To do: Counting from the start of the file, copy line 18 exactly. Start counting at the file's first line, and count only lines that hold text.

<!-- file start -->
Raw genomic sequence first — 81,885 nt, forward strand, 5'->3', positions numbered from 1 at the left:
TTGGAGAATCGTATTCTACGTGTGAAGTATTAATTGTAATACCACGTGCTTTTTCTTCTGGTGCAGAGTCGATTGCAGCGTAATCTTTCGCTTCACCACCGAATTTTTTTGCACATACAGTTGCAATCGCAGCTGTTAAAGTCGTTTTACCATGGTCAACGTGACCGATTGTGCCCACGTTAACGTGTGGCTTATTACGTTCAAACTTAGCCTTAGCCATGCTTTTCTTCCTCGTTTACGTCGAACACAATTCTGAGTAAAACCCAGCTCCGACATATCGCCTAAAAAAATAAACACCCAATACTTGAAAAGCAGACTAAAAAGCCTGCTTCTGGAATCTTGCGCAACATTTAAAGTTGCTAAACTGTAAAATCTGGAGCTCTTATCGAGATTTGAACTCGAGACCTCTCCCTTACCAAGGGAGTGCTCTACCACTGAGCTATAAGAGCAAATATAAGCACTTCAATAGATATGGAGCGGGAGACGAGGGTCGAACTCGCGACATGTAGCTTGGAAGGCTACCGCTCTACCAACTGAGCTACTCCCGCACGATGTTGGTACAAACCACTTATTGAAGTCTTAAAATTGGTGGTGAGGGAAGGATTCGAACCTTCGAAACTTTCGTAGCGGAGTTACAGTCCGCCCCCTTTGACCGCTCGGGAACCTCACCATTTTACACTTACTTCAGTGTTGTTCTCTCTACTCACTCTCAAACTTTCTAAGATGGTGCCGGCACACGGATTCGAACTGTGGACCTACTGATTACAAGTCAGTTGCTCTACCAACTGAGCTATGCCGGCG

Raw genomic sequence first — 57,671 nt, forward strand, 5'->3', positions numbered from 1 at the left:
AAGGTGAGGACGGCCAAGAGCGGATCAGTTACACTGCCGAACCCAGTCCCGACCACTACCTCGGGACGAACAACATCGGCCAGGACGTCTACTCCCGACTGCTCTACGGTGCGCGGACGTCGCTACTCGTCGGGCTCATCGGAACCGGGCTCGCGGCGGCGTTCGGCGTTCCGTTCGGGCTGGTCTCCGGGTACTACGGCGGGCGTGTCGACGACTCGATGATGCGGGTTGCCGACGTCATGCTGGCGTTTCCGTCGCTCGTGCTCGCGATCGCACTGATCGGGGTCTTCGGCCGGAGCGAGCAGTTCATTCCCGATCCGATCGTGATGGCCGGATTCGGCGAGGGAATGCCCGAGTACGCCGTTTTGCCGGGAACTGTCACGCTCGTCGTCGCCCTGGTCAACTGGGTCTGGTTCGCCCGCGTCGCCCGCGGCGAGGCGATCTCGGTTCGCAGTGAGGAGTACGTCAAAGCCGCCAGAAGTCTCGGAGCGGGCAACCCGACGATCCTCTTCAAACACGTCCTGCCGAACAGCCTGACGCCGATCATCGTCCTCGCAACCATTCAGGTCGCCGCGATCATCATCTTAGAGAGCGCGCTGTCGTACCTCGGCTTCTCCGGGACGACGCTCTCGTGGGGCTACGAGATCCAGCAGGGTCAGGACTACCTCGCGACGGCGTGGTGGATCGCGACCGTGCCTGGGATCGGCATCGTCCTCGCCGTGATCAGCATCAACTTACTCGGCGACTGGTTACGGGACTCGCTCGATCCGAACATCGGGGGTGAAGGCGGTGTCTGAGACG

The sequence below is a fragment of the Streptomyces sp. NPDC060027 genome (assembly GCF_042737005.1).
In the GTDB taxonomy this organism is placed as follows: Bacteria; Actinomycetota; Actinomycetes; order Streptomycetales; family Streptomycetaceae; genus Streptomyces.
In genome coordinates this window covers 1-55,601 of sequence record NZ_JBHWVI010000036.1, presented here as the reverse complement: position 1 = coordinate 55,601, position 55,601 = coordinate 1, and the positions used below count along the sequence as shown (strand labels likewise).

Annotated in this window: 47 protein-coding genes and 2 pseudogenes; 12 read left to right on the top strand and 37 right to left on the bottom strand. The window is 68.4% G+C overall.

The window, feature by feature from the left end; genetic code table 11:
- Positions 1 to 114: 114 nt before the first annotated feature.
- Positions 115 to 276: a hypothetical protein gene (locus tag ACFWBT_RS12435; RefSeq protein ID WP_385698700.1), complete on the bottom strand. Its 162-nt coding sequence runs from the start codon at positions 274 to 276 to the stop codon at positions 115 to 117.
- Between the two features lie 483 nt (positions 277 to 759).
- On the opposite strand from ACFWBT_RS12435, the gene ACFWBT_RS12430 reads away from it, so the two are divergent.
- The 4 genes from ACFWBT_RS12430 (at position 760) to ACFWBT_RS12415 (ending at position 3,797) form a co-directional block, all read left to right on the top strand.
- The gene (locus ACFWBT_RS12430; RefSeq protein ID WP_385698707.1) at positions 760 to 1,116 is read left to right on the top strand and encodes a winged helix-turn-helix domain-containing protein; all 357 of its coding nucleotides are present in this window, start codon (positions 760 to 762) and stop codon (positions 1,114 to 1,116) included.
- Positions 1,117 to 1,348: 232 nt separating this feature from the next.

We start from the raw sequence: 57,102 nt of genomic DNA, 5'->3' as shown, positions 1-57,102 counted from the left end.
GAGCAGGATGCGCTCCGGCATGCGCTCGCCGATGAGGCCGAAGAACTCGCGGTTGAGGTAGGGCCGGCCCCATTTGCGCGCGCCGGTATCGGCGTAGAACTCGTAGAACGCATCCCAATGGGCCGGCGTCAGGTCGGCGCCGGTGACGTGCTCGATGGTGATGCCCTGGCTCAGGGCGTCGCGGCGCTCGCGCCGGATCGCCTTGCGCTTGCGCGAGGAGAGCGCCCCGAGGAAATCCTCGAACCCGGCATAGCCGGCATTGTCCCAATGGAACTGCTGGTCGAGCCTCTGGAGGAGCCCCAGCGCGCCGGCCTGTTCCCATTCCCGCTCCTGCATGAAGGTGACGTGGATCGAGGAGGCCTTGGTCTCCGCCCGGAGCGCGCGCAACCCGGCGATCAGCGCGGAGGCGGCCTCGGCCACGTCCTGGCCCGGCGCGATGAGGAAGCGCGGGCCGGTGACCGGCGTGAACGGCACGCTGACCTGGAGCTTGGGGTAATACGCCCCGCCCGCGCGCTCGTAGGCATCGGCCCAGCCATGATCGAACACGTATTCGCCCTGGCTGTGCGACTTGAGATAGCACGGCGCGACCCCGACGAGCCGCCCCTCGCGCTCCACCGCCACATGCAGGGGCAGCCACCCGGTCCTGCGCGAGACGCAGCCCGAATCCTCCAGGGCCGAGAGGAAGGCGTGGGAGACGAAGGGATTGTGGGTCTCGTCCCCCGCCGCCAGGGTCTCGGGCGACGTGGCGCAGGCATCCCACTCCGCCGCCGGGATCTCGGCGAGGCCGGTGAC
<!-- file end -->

GAGCAGGATGCGCTCCGGCATGCGCTCGCCGATGAGGCCGAAGAACTCGCGGTTGAGGTAGGGCCGGCCCCATTTGCGCGCGCCGGTATCGGCGTAGAACTCGTAGAACGCATCCCAATGGGCCGGCGTCAGGTCGGCGCCGGTGACGTGCTCGATGGTGATGCCCTGGCTCAGGGCGTCGCGGCGCTCGCGCCGGATCGCCTTGCGCTTGCGCGAGGAGAGCGCCCCGAGGAAATCCTCGAACCCGGCATAGCCGGCATTGTCCCAATGGAACTGCTGGTCGAGCCTCTGGAGGAGCCCCAGCGCGCCGGCCTGTTCCCATTCCCGCTCCTGCATGAAGGTGACGTGGATCGAGGAGGCCTTGGTCTCCGCCCGGAGCGCGCGCAACCCGGCGATCAGCGCGGAGGCGGCCTCGGCCACGTCCTGGCCCGGCGCGATGAGGAAGCGCGGGCCGGTGACCGGCGTGAACGGCACGCTGACCTGGAGCTTGGGGTAATACGCCCCGCCCGCGCGCTCGTAGGCATCGGCCCAGCCATGATCGAACACGTATTCGCCCTGGCTGTGCGACTTGAGATAGCACGGCGCGACCCCGACGAGCCGCCCCTCGCGCTCCACCGCCACATGCAGGGGCAGCCACCCGGTCCTGCGCGAGACGCAGCCCGAATCCTCCAGGGCCGAGAGGAAGGCGTGGGAGACGAAGGGATTGTGGGTCTCGTCCCCCGCCGCCAGGGTCTCGGGCGACGTGGCGCAGGCATCCCACTCCGCCGCCGGGATCTCGGCGAGGCCGGTGAC